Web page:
Creating a Better User Experience through Information Discovery

Jan 14 -

Intranets and public websites often include a great deal of information across hundreds or even thousands of web pages. While these pages may contain valuable information, individual visitors to a site may find only a subset to be useful to them at any given time. The overload of data can make locating useful information an arduous process resulting in a poor user experience.

Most sites today provide some form of search facility, such as keyword searching, but the user often needs to know what they are looking for to obtain the intended result. Many organizations are turning to taxonomies to make data search and discovery more productive for their users.

Taxonomies provide a way of consistently organizing and classifying large amounts of data through a controlled vocabulary of terms. Terms within the taxonomy can have relationships to other terms, either hierarchical (tree), associative (related term or see-also) or equivalency (abbreviation). These terms and their relationships can then be leveraged to provide a means for users to better browse and discover information.

When creating a taxonomy the administrator typically builds one or more “facets,” or views into the data, by defining a hierarchy of terms which specify “broader than” and/or “narrower than” relationships between the terms. For example, in the typical corporate intranet taxonomy, you may have two facets, one by subject matter and one by role. Each facet starts with a limited number of broad “top level terms” with more specific “narrow terms” defined below each broader term. The deeper the level, the more specific the content becomes. In this case, one of the top terms in the subject matter facet may be “Human Resources.” This term may in turn have narrower terms, such as “Policies and Procedures” and “Benefits.” “Benefits” may then be further broken down into “Retirement,” “Healthcare,” “Dental,” and so on— you get the picture.

Content within the site is then bound to one or more terms within the taxonomy. From this binding, it is possible to create “facet-based navigation” and “see-also reference” elements within a site that automatically update based on the classification of the content.

The Power of Facets

The facet-based navigation element typically has three interface components: a breadcrumb element that shows the user where they are within the various facet(s) and lets the user navigate back up to see broader terms; a term selection list that displays applicable narrower terms based on the current selection; and a results list showing all of the applicable documents that meet the user’s current term selection.

Taxonomy Illustration

One of the more powerful features of facet-based navigation is that multiple facets can be presented simultaneously, allowing the user to filter the results and subsequent navigational choices based on their selection. Using the intranet taxonomy example, the user might start down the subject matter facet and then also refine the content by selecting options from the role facet. As they drill down, the applicable documents and navigational interfaces are further reduced. Depending on the overall number of documents, it may even help the user to show a count of the number of remaining documents that match their current criteria.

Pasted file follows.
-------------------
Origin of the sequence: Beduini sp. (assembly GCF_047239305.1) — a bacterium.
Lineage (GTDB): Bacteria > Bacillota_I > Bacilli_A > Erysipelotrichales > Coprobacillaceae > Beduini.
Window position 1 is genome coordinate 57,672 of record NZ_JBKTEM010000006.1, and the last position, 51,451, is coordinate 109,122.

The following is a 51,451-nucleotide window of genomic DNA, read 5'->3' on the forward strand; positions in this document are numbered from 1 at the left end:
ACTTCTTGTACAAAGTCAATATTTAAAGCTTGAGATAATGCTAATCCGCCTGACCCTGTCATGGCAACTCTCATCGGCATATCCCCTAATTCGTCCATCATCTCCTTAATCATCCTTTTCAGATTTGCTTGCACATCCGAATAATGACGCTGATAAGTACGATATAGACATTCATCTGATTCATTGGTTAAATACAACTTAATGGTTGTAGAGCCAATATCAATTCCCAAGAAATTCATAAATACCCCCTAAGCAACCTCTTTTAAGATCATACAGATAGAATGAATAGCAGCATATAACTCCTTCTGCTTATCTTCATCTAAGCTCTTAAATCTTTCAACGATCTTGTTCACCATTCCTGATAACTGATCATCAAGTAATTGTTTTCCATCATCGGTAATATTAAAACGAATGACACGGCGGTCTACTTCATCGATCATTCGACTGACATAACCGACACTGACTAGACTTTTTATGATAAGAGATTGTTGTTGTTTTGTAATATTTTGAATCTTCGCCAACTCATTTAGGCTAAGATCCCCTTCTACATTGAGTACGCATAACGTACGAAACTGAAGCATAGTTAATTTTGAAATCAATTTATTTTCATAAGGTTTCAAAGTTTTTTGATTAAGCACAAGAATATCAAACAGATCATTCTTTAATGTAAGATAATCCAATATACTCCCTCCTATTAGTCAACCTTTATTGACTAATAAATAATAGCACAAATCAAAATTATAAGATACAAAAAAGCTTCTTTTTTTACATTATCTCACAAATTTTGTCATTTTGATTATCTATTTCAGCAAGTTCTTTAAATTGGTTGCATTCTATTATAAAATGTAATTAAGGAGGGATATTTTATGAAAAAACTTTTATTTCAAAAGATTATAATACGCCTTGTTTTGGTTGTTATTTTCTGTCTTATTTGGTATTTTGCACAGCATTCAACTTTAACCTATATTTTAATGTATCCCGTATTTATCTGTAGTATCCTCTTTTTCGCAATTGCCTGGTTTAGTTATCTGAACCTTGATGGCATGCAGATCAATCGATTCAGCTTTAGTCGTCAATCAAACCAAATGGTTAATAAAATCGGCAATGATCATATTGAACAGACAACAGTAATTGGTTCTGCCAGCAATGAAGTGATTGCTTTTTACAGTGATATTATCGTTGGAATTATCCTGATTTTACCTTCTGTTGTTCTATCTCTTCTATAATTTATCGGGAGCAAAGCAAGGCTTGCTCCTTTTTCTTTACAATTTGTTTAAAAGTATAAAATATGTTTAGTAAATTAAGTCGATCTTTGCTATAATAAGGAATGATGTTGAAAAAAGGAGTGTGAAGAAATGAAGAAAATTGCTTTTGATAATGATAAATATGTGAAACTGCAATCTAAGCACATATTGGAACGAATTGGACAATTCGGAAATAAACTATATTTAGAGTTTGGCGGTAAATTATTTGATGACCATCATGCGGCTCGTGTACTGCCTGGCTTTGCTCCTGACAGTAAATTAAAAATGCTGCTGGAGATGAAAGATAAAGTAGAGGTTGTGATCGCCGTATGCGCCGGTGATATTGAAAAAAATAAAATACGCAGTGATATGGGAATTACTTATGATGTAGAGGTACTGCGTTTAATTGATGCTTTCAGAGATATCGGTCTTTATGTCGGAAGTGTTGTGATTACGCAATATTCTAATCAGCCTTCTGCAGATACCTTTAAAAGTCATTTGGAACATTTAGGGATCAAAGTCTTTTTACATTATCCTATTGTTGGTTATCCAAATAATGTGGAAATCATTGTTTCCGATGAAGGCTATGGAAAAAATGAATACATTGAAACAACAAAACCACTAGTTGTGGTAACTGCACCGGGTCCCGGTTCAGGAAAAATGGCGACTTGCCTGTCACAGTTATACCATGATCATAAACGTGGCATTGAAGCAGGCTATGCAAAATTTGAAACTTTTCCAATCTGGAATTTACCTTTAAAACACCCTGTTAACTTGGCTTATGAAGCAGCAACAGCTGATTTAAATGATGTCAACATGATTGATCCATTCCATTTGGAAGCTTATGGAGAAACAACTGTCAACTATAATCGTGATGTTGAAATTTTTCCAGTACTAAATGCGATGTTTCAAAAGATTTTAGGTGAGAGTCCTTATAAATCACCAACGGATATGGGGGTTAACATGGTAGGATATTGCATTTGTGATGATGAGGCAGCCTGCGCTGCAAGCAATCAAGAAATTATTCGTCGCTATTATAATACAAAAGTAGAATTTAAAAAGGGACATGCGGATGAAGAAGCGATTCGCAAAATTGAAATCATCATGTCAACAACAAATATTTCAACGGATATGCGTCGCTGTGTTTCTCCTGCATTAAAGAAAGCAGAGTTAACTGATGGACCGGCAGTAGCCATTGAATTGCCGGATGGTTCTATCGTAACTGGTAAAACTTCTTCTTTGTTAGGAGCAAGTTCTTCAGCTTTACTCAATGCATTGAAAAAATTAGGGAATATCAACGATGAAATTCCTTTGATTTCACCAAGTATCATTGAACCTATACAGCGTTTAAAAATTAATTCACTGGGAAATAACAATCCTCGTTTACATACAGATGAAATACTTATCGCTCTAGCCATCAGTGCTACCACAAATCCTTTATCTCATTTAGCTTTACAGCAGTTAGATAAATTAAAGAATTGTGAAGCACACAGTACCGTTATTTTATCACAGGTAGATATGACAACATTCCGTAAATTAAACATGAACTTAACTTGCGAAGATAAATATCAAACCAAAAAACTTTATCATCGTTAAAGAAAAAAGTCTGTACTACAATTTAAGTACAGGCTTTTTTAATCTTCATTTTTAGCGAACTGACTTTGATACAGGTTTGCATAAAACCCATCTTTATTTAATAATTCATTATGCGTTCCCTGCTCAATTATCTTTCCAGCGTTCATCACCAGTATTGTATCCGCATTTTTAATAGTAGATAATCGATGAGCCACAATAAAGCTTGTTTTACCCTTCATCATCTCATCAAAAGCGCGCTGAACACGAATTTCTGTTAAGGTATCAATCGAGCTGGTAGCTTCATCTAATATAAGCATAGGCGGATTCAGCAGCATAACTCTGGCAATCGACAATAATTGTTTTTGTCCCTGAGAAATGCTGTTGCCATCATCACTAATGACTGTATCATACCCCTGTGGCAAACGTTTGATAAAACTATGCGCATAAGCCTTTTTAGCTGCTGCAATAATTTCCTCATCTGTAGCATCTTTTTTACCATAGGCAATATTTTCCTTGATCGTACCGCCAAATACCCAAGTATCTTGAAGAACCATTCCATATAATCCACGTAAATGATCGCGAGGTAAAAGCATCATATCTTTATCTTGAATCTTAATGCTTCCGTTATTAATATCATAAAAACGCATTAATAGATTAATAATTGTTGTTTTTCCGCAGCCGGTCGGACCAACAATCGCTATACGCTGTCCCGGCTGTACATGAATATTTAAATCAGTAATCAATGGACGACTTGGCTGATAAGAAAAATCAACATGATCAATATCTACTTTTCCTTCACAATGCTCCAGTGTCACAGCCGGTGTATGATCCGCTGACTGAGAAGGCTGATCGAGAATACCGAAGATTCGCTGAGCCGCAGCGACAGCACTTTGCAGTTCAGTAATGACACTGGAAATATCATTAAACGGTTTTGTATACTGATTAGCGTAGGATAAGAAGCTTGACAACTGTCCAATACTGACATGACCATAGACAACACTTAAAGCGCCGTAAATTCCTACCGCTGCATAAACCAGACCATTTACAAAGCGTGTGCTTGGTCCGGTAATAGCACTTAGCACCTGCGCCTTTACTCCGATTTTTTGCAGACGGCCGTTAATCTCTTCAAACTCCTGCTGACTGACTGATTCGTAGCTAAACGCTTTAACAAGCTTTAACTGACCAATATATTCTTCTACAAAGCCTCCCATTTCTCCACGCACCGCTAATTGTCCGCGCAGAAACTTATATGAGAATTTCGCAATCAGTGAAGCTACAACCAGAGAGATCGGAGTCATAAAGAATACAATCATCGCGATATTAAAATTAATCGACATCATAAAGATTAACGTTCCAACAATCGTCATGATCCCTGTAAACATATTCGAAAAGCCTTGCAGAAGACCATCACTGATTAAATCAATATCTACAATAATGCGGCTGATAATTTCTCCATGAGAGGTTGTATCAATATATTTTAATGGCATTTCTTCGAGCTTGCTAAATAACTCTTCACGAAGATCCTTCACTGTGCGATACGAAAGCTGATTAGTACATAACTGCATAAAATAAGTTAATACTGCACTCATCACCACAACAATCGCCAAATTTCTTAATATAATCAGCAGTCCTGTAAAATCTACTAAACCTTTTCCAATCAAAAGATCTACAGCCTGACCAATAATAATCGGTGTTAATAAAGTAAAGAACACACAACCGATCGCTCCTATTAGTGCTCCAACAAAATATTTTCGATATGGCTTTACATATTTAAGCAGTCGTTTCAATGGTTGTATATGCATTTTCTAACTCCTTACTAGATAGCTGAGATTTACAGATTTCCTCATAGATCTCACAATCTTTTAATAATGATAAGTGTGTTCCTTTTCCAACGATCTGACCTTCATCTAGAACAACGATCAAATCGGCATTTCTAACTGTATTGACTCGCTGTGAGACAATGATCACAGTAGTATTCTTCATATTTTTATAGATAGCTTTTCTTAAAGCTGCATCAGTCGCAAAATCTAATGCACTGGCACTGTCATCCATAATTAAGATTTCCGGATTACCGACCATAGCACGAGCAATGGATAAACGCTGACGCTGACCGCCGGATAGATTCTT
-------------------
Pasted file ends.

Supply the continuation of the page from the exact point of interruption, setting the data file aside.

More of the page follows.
The taxonomy can also be used to build dynamically updated see-also or related term elements which show links to other terms or documents, based on the associative or equivalence relationships of the current page’s term(s). In our example, a page within the intranet that is bound to the term “401K” might render a listing of other retirement-related pages and a definition of 401K by referencing the associative and equivalence relationships defined in the taxonomy. By providing these extra pointers, users are better able to find the information that is pertinent to them.

By providing an environment of information discovery via faceted taxonomies and related-term reference, a user’s experience with a site can be greatly improved in that they are now able to easily navigate down multiple paths, learning as they go. Faceted taxonomy can:

  • Facilitate a faster information discovery process by filtering out irrelevant content;
  • Target relevant content more quickly than keyword searching alone;
  • Allow users to browse and discover within topic areas by providing see-also references, related links and other associated information; and
  • Create a more meaningful user experience.

 For organizations considering a site redesign or the implementation of a Web content management system, development of a taxonomy along with facet-based navigation will provide a strong foundation for allowing users to discover rather than search for information they desire—significantly improving the user’s overall experience


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